A fourteener is a line of 14 syllables made up of seven iambic feet, for which the form is also known as iambic heptameter. The phrase is also a synonym for quatorzain, a 14-line poetry similar to a sonnet. A common alternative name is pentastichon, from the Greek pente, five, and stichos, thread.
Fourteeners were popular in early modern England, when they were used by John Donne, Michael Drayton, and others. Donne's "Elegy on Mr. Dead" is an example of a fourteenth essay.
Donne was an English metaphysical poet, writer, and priest who lived from 1572 to 1631. He was imprisoned twice for writing poems that were viewed as treasonous to Queen Elizabeth I, but she granted him freedom on both occasions. Donne's work pre-dating Herbert's by about fifteen years makes him the father of metaphysical poetry. His poems are known for their simplicity yet depth, often using paradox to make points about faith, love, and mortality. Donne was one of the first poets to write about depression and anxiety, which may explain why so many people today regard him as one of their favorites.
Drayton was an English poet who lived between 1563 and 1641. He was educated at Cambridge University and became a clergyman like his father before turning to literature.
A poem of fourteen lines. What is so great about this number? Because it is the number of feet in a canon, which is the standard structure for poems within poetry.
Canons include the Iliad and the Odyssey for Greek poets Homer and Hesiod respectively; the Ten Commandments, the Psalms, and the Book of Common Prayer for English poets John Donne, George Herbert, and Edward Dering; and the Carmina Gadelica, a collection of poems by William Blake, whose work is considered part of the Scottish Renaissance.
The concrete poem is a form of visual poetry that uses concrete objects as its basis. The term was coined by American poet Charles Olson who used it to describe his own work starting in 1950. Concrete poems are created by selecting objects (commonly found objects such as stones, shells, or bones but also including other materials such as cloth, wood, metal, and even ice) and arranging them on a surface according to certain rules.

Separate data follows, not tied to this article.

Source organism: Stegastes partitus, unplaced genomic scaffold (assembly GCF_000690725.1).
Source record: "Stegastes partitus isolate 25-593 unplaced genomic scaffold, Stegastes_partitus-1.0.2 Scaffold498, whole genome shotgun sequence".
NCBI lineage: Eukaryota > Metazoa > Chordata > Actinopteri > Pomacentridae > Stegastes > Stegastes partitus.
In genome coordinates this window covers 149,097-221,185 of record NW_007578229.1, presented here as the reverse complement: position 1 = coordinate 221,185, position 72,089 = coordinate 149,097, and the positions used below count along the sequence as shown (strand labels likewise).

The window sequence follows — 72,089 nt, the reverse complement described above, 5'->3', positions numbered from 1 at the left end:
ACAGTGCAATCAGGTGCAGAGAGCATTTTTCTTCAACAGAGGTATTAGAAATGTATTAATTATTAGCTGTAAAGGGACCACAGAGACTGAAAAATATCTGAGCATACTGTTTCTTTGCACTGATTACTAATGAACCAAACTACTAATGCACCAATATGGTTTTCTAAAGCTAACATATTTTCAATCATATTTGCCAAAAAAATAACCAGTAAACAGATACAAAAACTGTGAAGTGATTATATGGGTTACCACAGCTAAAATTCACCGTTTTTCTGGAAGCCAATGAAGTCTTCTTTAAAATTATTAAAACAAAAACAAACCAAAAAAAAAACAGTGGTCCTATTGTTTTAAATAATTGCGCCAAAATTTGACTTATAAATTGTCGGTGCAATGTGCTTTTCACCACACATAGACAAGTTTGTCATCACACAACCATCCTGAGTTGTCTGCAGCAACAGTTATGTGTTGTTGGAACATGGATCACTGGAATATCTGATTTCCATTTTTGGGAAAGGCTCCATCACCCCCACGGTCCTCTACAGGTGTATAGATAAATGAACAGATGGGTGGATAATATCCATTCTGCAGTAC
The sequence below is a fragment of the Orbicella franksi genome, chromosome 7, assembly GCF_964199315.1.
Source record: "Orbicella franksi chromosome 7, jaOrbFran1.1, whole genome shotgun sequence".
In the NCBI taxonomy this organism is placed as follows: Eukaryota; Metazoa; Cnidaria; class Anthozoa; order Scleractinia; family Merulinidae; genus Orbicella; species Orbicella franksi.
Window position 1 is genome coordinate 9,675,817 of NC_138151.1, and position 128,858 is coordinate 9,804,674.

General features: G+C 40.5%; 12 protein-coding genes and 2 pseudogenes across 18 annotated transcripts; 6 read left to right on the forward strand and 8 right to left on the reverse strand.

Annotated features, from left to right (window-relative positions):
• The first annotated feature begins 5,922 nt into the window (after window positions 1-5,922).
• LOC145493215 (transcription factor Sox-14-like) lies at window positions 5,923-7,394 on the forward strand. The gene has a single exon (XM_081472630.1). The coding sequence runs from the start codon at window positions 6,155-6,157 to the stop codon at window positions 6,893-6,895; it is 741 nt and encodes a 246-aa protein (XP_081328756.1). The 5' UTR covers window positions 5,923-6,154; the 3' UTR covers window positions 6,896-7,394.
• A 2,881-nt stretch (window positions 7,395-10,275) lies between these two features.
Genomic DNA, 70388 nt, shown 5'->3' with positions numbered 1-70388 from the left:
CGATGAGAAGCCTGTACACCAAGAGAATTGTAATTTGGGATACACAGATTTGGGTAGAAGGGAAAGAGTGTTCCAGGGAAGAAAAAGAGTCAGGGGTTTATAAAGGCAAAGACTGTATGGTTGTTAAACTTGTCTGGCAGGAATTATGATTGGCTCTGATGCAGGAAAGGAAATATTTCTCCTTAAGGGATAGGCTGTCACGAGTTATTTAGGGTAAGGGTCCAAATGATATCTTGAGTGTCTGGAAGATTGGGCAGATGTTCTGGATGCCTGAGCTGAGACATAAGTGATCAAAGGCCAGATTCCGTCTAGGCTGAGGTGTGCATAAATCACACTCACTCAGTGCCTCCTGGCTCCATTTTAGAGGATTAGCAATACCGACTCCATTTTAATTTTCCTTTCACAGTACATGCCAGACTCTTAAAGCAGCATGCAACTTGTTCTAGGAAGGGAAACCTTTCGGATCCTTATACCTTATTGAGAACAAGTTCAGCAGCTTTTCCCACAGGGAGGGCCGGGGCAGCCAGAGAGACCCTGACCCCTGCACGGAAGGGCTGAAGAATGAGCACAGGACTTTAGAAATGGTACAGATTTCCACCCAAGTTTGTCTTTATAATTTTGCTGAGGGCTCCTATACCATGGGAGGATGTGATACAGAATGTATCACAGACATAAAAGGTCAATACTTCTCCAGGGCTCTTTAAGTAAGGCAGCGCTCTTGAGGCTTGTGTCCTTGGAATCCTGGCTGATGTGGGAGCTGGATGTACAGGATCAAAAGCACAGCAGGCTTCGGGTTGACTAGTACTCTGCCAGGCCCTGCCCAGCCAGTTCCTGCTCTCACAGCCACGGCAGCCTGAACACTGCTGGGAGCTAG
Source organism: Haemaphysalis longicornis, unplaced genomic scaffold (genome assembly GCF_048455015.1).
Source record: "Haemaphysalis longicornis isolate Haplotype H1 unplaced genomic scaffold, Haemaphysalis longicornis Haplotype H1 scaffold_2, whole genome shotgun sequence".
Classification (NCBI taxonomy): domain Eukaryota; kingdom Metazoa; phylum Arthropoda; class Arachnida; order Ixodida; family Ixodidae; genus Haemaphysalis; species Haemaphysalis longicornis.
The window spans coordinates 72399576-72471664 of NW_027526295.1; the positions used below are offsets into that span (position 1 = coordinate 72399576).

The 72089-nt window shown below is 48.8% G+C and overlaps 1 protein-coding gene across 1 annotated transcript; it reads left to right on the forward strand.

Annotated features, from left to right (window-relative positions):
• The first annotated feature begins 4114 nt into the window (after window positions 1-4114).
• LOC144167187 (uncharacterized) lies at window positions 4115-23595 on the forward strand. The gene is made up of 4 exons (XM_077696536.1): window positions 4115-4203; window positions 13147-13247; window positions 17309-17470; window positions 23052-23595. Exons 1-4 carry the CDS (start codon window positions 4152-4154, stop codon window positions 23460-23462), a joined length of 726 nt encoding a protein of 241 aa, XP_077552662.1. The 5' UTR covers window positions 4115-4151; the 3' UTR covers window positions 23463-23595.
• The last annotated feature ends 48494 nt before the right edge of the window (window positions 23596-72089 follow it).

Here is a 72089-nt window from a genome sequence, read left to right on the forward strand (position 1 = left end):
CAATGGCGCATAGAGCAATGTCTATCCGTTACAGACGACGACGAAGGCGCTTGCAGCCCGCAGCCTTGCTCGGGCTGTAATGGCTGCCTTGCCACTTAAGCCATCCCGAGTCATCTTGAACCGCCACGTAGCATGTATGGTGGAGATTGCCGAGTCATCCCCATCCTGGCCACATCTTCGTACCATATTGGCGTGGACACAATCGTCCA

A sonnet is a poetry of fourteen lines. A sonnet's fourteen lines are traditionally made up of an octave (or two quatrains, making up an eight-line stanza) and a sestet (a stanza of six lines). Sonnets are written in the meter of iambic pentameter and have a defined rhyme pattern. They are considered to be one of the most difficult styles of English poetry for beginners to master because of the precise metrical requirements of the form.
There are many different kinds of poems called sonnets. Some are written in quatrains while others use other forms of regular verse such as tercets or heptameters. Still others use irregular meters or lack rhyme at all. Some sonnets are written by only one person while others combine work of several authors. Many famous sonnets have been written by other poets too. For example, "On the Morning of Christ's Nativity" is a well-known sonnet by William Shakespeare but it was not his first attempt at writing poetry. It was later published along with some other sonnets that had never before been released into public view.
Sonnets were originally not meant to be read as poems but rather spoken or sung. They were used by poets during the Renaissance period when language was becoming more refined and formal. As time passed, sonnets became associated with love and lost causes which makes them suitable for beginners to try their hand at.
The term sonnet is a newer twist on the classic form. It is, in essence, a fourteen-line poem with one word assigned to each line. This allows for much more freedom in expression since no punctuation is necessary.
Words and poems that are considered sonnets include Shakespeare's Sonnets and Edward Thomas'ing song'. The former is an early modern English poem written by William Shakespeare. The latter is a twentieth-century British poem written by Edward Thomas.
Shakespeare's sonnets were originally published in 1609 along with his other plays. They are believed to be written by Shakespeare between 1495 and 1604. These poems are composed of two parts: ten sonnets and two long narrative poems called Henriad (or Henry VI).
Shakespeare developed the sonnet form after writing fourteen lines of iambic pentameter. He used this form to express his love for young man named Romeo Dallagher. Thomas wrote a poem called "Sonnet" but it was not published at the time it was written in 1915. He did publish another poem later in life but it was never claimed as a sonnet.
So yes, a poem can have one word per line.